Weeeee! I did it! Not an ultra race, no no. I joined the 18K at ECOtrailOslo, but it was the hardest 18K I´ve ever experienced. Never before have I used more than 60 min per 10K, but as the race went on I ended up being happy to finish under 2 hours. It was painful, hard, exhausting. And today? I realize my body took a hell of a beating.
1.56:44. Sounds really bad for an 18K race. My darling tomtom measured it to 18,7K, and a lot of people said they measured it to 19K. No excuse, still not a good time. I blame it mostly on myself, but still think it can be explained. So, this is me making excuses 😉
If I had known what kind of path the trail would include, I would never have entered the race. I dread narrow paths, with tree roots and other obstacles. I love walking in the woods, and I surely understand why people love running there – with birds singing and no traffic noise. I wish I could enjoy it. But I don´t. I have always had problems with my knees, and prefer to run on even ground. After 2013, then I tripped on a long run and got seriously injured, I have been almost hysterically afraid of running in the woods. I cannot even blame my fall to anything “woods related” – I have no idea why I tripped, and the medical doctors actually speculated in other theories – did I maybe fall because my muscle ruptured, and not the other way around? I really don´t like that theory, so the falling part is always my main concern.
Anyhow, back to the race. It started off with gravel roads, very crowded and slow, but after a while the pack stretched out and I was able to run at something close to my target pace. But soon enough it all changed – the trail changed to those narrow paths that I dislike so much. Up, down, roots, stones, almost tripping, other runners falling, me getting more stressed and anxious by the minute. Not a good feeling, my pulse went off and it really drained my strength. Moving slow, lots of walking – and I realized that my goal of an average pace of 5:30 was going to be impossible.
Finally we passed Lysaker, I was able to pick up the pace and get my pulse down. I started to get a good feeling, and tried to focus on finding my own rhythm. Although some runners came up from behind and passed me, I was pleased to notice that I passed other runners – men included. Passing 12K, all going well, and then – I tripped and fell. Flat to the ground, with my bad knee (and my hands) taking the fall. Guess what happened to my heart rate! I need to say that all the runners around me was just SO nice, everyone asked how it went, and I just hushed them along – I did not want them to stop and get their own race ruined. Thank you so much, all of you – it is so good to know that you were willing to stop and help ❤
I got back up on my feet, and carefully tried out the knee – it was ok, not too painful. After a few seconds I started walking, still not too bad. I walked for a while, and then slowly went back to running. Trying to pick up the pace I had before the fall, but at that point I realized that it was not going to happen. I still managed to find a kind of rhythm, and was able to pass most of the runners that passed me when I fell. All in all, not so bad.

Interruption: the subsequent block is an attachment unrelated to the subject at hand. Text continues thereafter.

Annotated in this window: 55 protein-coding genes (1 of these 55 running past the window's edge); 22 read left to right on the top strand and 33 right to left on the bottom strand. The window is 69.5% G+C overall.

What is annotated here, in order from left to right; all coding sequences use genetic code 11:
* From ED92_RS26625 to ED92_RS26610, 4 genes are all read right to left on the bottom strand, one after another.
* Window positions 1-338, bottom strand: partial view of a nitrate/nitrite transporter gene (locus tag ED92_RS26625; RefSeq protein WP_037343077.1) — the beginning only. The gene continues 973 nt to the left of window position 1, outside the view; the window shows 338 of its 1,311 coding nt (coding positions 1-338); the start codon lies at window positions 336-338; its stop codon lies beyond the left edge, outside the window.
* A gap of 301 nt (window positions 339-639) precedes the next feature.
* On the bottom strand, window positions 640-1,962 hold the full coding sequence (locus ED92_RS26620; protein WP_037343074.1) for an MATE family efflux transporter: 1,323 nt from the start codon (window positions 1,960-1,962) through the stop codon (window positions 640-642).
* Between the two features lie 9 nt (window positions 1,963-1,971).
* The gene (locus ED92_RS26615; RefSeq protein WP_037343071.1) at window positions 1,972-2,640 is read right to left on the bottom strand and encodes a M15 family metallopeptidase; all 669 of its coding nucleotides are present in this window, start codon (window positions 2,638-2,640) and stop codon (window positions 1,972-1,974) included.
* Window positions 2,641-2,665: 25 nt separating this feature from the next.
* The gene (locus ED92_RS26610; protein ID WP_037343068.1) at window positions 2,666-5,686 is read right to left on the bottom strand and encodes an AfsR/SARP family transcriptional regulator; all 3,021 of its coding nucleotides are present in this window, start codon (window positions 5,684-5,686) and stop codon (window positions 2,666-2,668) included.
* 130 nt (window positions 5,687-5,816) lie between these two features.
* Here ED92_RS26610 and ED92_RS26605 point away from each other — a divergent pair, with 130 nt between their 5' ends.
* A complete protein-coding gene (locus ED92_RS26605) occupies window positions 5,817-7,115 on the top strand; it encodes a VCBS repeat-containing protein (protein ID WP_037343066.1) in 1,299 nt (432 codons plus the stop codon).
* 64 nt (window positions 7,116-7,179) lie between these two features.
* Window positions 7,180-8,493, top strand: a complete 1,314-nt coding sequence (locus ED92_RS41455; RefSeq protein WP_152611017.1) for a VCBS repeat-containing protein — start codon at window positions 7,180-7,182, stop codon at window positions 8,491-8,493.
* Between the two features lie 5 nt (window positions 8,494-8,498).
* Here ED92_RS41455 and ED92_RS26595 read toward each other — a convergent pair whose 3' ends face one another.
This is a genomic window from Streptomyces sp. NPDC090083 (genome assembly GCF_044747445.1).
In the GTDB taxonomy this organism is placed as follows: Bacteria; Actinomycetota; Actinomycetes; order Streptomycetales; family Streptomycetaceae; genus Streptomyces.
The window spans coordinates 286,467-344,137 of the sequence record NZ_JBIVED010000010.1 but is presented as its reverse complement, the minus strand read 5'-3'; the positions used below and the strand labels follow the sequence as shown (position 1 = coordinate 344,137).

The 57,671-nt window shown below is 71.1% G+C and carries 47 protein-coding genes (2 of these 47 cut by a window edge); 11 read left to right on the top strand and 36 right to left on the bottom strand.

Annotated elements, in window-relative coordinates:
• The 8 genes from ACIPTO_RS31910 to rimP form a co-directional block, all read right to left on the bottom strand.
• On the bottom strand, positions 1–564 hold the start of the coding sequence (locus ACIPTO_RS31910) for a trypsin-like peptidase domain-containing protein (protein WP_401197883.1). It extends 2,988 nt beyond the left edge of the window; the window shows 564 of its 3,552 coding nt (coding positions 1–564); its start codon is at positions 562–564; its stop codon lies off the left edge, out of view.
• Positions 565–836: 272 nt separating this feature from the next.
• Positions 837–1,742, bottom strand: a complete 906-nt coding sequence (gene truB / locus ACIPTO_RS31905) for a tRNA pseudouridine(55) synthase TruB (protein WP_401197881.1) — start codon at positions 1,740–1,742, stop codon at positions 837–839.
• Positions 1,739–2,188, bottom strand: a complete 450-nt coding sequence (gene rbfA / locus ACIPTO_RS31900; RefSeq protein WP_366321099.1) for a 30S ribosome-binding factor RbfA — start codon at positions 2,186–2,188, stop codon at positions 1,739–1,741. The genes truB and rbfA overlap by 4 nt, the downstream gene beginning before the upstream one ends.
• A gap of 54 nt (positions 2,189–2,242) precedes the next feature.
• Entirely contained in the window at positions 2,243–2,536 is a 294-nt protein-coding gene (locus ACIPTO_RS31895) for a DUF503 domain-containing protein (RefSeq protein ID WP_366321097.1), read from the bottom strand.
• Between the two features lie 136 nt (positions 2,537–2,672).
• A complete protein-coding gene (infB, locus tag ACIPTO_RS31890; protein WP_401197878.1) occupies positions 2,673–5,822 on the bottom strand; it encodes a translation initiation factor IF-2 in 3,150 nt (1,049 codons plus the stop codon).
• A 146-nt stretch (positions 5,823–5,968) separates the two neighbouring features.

I have to say that running Tjuvholmen and Aker brygge was a strange experience – at that point I was getting tired, and it was strange to see that none of the people seemed to notice that there were people racing. Then the last part of the race – around Akershus Festning. I often run this stretch on my runs to work, just the opposite direction, but it has NEVER felt so long. I could not wait for the “1K left”-sign to appear, and there it was – together with a smiling young man, showing the way and cheering, I just had to smile back. Thank you!
The last K was hard. Someone said it was more than 1K, and it sure felt like it. Passing the Opera house, my stomack cramped and I had to stop – but then this sweet runner that I had just passed, told me to not stop, the goal was just around the corner. I knew that, but the cramps! Well heck, I picked myself up, and was able to turn the corner, and ALMOST sprint the last meters to “Sukkerbiten” and the finish line. Never have I been more happy to cross that line.
I have run 18K before, several times, so I never thought this race would be THAT hard. I was not prepared, and I should have done my homework. Trail running is not like asphalt running. Now I know. And my aching body tells me to never ever run ECO trail again. Like ever.
Well, who knows. In a few days the body will be back to normal (I hope) and I might look at it differently. For now, the e-mail I just received, giving me a 30% discount on the entrance fee for next year, is not enough. I actually said NO out loud when reading it. Not a fat chance, I said. LOL!
I am writing this with one eye on the tv and “the girl with the dragon tattoo”, having a glass of red wine. I hope to be able to go for a nice and slow recovery run tomorrow, but at the moment it is hard enough to cross the room 😉
A friend of mine ran the same race, and I am so proud of her – never to have run more than 14K previously, it is really impressing to finish this tough race. It was easy to smile afterwords – look how happy we are!
Although tired and “broken”, I still feel like planning other races. I will work hard to do a good half at Oslo Marathon, and I am still thinking about doing a full marathon next year. Turning 50 is a good excuse to go the full distance, isn’t it?
Well, lets see. This is not the right time to set all details. I need to sleep on it 😉
Keep running. Stay happy!